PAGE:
There have been critical National Audit Office reports, and the House of Commons public accounts select committee concluded last year that the economic case for the link’s construction was “marginal”.
Holden in turn is critical that the regeneration benefits of the scheme have not been taken into account in the National Audit Office or the select committee reckonings.
“The public accounting rules for these types of projects have allowed us to claim only £500m worth of regeneration benefits. But we can point to £10 billion worth, and that’s not a figment of our imagination.
“These are real schemes, at Stratford, Ebbsfleet and around St Pancras itself,” he said.
But as the finances are currently structured, it is not clear whether High Speed 1 will be able to pay back its debts. The full picture will become clearer once the project is refinanced with longer-term loans after it is completed.
Holden added that schemes such as High Speed 1 should not be expected to yield quick returns. “This is an asset that has a 90-year life. That’s the sort of period over which its finances should be judged,” he said.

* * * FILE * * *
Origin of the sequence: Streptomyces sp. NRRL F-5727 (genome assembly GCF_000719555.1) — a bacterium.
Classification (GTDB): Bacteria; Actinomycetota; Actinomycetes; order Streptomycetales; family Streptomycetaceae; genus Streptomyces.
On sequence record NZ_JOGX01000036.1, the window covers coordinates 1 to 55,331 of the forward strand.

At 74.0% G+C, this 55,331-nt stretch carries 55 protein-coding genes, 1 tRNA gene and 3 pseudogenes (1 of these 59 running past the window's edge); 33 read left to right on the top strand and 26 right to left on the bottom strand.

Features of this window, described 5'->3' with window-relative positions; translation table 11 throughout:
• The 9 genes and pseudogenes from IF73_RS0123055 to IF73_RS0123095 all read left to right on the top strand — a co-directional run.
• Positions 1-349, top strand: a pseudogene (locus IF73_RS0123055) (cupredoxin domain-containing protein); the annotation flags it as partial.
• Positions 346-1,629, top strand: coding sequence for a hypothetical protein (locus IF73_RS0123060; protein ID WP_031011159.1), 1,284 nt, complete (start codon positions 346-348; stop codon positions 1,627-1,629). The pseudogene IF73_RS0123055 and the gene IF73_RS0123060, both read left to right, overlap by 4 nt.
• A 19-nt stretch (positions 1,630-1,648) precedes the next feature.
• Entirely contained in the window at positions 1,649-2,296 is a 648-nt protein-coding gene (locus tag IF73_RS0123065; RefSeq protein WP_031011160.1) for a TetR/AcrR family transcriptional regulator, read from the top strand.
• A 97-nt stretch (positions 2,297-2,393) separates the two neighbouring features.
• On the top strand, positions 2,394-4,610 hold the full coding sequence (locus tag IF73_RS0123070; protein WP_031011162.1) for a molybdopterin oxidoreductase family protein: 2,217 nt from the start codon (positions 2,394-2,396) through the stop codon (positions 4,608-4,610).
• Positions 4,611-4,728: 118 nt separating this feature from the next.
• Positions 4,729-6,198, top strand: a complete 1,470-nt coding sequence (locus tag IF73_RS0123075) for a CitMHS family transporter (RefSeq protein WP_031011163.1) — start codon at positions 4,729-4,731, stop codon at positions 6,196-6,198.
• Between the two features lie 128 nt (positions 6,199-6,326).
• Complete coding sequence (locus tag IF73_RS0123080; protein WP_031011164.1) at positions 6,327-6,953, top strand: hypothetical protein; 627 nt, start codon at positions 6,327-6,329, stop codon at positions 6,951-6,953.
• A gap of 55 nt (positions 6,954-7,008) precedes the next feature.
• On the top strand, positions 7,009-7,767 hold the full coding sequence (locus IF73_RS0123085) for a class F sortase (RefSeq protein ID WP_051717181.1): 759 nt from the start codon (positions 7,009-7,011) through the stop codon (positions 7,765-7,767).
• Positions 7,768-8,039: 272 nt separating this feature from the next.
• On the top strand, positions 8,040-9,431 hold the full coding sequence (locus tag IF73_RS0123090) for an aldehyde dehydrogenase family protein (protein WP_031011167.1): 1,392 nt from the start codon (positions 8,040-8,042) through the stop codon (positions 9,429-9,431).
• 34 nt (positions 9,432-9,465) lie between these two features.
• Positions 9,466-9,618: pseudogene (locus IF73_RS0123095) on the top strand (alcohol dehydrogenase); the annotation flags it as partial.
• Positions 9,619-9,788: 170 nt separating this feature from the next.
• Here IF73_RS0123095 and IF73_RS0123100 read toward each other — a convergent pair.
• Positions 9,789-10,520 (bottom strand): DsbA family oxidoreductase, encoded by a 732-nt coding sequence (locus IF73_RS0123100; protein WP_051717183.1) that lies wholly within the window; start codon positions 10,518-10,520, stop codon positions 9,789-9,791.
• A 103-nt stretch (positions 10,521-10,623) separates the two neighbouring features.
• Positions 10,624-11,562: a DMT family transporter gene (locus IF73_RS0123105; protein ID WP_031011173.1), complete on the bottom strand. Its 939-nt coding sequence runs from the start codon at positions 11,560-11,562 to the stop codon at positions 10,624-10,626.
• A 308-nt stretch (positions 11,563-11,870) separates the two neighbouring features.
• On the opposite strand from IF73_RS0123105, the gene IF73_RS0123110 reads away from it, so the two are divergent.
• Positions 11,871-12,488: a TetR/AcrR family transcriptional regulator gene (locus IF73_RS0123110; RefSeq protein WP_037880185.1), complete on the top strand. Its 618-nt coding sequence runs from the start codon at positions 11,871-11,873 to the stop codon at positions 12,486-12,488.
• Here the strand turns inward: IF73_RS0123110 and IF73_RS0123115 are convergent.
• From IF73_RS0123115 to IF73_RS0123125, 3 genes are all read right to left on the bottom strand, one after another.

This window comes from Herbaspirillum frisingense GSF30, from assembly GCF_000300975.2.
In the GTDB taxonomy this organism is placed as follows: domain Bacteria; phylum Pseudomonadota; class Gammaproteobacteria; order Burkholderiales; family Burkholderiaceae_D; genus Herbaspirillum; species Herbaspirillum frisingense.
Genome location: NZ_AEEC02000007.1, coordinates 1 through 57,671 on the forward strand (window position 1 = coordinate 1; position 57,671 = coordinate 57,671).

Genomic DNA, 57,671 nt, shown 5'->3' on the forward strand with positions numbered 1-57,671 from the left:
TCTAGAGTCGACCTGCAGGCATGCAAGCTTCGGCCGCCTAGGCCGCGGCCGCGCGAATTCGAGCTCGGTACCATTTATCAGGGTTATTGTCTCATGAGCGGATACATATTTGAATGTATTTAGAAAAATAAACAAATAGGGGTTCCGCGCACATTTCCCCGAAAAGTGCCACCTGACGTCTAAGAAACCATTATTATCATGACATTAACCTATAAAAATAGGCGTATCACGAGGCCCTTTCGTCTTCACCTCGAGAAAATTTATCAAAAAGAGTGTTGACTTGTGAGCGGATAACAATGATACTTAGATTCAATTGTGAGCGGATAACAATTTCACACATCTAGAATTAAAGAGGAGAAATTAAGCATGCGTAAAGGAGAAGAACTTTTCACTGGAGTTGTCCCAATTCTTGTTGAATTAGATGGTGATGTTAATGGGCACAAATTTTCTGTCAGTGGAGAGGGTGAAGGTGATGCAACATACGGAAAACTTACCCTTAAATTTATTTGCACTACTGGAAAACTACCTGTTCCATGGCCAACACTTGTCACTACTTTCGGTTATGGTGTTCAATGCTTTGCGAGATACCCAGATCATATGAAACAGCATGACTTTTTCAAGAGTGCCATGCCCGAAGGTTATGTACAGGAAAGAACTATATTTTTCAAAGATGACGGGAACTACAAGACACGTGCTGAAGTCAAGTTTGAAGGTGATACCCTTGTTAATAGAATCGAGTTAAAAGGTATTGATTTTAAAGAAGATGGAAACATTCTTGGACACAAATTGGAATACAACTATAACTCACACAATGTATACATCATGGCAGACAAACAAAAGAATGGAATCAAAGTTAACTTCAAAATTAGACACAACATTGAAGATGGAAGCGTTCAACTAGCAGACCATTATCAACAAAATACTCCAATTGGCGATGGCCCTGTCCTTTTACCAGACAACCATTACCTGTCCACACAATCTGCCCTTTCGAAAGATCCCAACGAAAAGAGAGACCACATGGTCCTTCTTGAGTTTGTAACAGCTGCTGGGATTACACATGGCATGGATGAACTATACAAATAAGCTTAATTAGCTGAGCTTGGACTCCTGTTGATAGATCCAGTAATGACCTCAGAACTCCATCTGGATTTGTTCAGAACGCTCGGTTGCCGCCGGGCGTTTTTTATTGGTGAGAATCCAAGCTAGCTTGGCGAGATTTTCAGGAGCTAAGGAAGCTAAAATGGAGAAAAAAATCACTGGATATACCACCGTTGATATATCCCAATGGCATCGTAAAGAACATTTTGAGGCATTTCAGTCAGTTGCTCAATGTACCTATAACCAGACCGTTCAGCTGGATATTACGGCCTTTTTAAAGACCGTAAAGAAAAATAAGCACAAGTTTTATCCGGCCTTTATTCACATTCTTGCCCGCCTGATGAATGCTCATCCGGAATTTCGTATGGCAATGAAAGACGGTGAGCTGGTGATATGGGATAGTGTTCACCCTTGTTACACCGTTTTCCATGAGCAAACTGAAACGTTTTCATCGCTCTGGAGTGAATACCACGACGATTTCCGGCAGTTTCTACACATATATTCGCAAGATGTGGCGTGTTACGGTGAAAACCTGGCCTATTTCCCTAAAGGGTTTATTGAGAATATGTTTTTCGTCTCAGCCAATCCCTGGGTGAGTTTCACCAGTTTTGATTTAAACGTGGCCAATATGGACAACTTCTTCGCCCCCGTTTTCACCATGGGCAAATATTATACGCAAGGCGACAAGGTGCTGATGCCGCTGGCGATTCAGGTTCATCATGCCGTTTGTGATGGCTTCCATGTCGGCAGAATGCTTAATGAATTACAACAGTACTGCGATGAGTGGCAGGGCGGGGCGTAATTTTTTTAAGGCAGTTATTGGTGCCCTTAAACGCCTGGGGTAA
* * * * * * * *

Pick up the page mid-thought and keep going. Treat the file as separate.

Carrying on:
Last week Ruth Kelly, the transport secretary, floated plans for another high-speed line in Britain. It would link London with Birmingham at first, and then later be extended to Scot-land. Britain’s existing north-south lines were likely to run out of capacity in the middle of the next decade, she said.
Holden said the lesson of the Channel tunnel link was to proceed in stages, with the track from Birmingham to London being built first as a discreet project.
A question mark now hangs over the future of LCR. Shortly after the change of view at the Office of National Statistics brought it on to the public books, it was subject to a takeover approach led by Sir Adrian Montague, chairman of Friends Provident. The then transport secretary Alistair Darling said he would put the company up for auction.